By: Market Anthropology
Since our last note, the US dollar index has made its way down to the lows of last summer, currently hovering just above the Brexit upside pivot from June 24th, 2016. Although asset trends can elicit major technical breaks from oversold conditions (i.e. crash), the more probable outcome from our perspective favors another retracement bounce, before traders can set their sights on breaking through long-term underlying support that’s confined all declines in the dollar index over the past 3 years. Maintaining a KISS approach of lower highs and lows that has served traders well this year in the US dollar index, we would look for the highs from early July to contain a prospective bounce. This methodology also applies to the flipside of momentum for potential lows in the euro, yen and gold – with the two latter assets also likely influenced by the short-term respective trends in equities and yields. In this respect, over the near-term the Japanese yen and gold could hold up better than the euro, as we suspect the rally in equities gives back this months gains – largely supporting the uptrend in long-term Treasuries and buttressing safe haven assets like the yen and gold.
From a comparative perspective with the pattern breakdown in the dollar index that has closely resembled the complex and broad top carved in gold between 2011-2013, a near-term bounce in the dollar would develop before the index breaks through long-term underlying support later this year. Anecdotally, considering current pessimism towards the dollar, the pattern similarity should continue.
When we look back at the cyclical top in the US dollar index in 2002 that corresponded with a secular breakout in gold, the similarities extend with today in pattern and proportion, as well as from an intermarket perspective where long-term yields were at a positive correlation extreme with the dollar and turned down again with the dollar’s cyclical pivot. The net effect broke gold and the broader commodity complex out of a secular downturn, as declining real yields helped tilt the scales in commodities favor.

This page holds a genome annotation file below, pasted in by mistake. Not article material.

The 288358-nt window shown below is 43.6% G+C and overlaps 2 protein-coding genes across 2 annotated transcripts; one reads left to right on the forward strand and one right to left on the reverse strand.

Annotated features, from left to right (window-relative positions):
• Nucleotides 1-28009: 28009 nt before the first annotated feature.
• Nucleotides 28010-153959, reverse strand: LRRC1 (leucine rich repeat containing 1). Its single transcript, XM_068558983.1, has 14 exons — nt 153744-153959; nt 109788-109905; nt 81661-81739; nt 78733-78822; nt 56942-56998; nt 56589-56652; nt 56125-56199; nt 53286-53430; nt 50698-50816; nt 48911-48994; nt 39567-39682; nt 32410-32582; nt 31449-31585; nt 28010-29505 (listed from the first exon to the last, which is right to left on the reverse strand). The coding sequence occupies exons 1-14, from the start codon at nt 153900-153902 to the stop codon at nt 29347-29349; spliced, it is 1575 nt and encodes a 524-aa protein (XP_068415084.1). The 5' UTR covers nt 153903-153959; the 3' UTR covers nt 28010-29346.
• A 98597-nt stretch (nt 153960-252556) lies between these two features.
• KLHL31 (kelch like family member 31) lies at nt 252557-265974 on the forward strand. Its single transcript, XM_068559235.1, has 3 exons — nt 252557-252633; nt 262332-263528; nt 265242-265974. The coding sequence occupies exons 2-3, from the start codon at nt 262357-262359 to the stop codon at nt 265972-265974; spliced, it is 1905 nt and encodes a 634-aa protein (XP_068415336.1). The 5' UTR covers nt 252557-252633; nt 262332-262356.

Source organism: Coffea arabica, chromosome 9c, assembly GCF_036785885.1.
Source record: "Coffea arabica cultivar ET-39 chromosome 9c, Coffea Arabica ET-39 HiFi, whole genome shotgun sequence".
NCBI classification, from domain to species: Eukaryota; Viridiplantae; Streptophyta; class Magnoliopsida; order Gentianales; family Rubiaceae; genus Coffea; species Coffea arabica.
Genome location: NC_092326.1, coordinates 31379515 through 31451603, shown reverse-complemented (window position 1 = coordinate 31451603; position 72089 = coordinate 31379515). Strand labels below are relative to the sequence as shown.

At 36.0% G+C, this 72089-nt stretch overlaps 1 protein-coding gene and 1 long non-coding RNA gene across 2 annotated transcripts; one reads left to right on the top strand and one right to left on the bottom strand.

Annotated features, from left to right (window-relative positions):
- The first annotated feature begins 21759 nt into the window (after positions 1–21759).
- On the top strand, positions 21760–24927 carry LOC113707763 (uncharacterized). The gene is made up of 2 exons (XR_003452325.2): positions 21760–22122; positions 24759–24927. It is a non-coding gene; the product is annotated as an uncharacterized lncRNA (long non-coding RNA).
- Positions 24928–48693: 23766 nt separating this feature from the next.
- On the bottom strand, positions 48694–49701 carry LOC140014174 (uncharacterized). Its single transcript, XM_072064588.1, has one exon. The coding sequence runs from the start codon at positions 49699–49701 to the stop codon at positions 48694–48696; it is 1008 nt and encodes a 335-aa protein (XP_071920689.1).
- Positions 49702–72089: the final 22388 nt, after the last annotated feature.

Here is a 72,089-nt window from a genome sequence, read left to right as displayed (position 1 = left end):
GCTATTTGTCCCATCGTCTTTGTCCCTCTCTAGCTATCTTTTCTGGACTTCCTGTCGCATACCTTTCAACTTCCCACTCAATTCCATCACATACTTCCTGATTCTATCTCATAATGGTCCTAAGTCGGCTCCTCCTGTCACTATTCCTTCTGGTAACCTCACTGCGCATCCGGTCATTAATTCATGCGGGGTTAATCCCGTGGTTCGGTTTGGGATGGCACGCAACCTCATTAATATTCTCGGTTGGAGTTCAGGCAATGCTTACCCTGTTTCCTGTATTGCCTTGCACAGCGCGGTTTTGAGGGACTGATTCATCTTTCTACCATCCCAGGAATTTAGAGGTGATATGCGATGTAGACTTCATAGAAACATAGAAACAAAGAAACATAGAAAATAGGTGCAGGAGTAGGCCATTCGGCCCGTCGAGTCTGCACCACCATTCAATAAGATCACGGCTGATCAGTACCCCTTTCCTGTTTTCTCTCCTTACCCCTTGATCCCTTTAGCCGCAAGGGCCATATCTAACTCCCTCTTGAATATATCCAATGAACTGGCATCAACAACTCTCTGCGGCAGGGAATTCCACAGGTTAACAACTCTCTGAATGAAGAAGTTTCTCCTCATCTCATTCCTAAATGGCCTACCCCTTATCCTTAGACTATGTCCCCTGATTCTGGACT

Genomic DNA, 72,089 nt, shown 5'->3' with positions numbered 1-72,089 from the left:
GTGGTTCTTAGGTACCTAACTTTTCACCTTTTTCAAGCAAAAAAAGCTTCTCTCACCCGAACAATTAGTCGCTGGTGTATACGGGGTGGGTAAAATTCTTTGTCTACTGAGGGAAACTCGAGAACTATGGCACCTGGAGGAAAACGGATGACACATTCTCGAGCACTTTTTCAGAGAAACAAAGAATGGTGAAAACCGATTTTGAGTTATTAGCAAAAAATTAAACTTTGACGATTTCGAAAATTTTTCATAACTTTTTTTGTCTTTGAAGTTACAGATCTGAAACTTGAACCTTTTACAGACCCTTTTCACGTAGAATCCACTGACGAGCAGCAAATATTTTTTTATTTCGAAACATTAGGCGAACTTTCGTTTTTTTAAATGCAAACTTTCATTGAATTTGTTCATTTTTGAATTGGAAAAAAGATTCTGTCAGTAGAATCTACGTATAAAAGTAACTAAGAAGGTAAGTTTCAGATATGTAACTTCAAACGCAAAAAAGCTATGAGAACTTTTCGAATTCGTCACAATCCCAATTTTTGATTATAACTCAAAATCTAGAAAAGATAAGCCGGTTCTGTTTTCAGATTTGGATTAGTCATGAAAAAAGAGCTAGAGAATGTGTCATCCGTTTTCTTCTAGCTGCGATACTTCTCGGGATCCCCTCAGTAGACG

Although we are less inclined to presume long-term yields will materially break below the lows from last year as they did coming into 2003, we still believe there is much greater upside reach for the current inflationary trend – than the Fed’s capacity to raise rates. This is largely because we expect the current expansion will diminish the Fed’s appetite to tighten as it continues to mature. All things considered, real yields should continue to decline, even if the downside range of long-term Treasury yields is limited.
Looking back at our month-over-month comparative from the secular peak in the 10-year yield, the relative symmetry of the decline continues with yields basically at their respective mirror of the mid 1940’s. While the linear regression of the current retracement is tracking shallower than the secular build from the previous cycle low in the 1940’s, over the next year we see a declining dollar eventually capping the downside in nominal yields as realized inflation begins to surprise again to the upside.